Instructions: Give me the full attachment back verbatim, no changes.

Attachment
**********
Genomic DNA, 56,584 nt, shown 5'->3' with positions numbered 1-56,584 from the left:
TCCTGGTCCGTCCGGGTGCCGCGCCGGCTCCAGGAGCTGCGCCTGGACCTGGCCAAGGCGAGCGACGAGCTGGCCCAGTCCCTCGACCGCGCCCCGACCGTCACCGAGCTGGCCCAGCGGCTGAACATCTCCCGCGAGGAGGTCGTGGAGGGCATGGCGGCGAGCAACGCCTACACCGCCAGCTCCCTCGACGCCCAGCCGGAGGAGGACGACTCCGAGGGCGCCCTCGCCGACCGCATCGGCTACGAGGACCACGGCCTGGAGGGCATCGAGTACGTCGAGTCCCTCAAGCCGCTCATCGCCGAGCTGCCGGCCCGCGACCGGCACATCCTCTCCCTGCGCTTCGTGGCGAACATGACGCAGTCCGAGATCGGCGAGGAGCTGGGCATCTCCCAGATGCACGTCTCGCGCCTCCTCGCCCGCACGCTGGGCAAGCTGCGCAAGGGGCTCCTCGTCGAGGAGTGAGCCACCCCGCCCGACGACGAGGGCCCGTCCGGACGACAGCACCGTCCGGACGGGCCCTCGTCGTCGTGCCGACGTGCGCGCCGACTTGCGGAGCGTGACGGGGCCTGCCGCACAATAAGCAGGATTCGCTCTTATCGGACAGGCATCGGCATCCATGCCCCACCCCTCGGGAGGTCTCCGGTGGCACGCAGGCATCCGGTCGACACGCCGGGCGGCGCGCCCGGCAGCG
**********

Genomic DNA, 56,584 nt, shown 5'->3' with positions numbered 1-56,584 from the left:
TCCTGGTCCGTCCGGGTGCCGCGCCGGCTCCAGGAGCTGCGCCTGGACCTGGCCAAGGCGAGCGACGAGCTGGCCCAGTCCCTCGACCGCGCCCCGACCGTCACCGAGCTGGCCCAGCGGCTGAACATCTCCCGCGAGGAGGTCGTGGAGGGCATGGCGGCGAGCAACGCCTACACCGCCAGCTCCCTCGACGCCCAGCCGGAGGAGGACGACTCCGAGGGCGCCCTCGCCGACCGCATCGGCTACGAGGACCACGGCCTGGAGGGCATCGAGTACGTCGAGTCCCTCAAGCCGCTCATCGCCGAGCTGCCGGCCCGCGACCGGCACATCCTCTCCCTGCGCTTCGTGGCGAACATGACGCAGTCCGAGATCGGCGAGGAGCTGGGCATCTCCCAGATGCACGTCTCGCGCCTCCTCGCCCGCACGCTGGGCAAGCTGCGCAAGGGGCTCCTCGTCGAGGAGTGAGCCACCCCGCCCGACGACGAGGGCCCGTCCGGACGACAGCACCGTCCGGACGGGCCCTCGTCGTCGTGCCGACGTGCGCGCCGACTTGCGGAGCGTGACGGGGCCTGCCGCACAATAAGCAGGATTCGCTCTTATCGGACAGGCATCGGCATCCATGCCCCACCCCTCGGGAGGTCTCCGGTGGCACGCAGGCATCCGGTCGACACGCCGGGCGGCGCGCCCGGCAGCG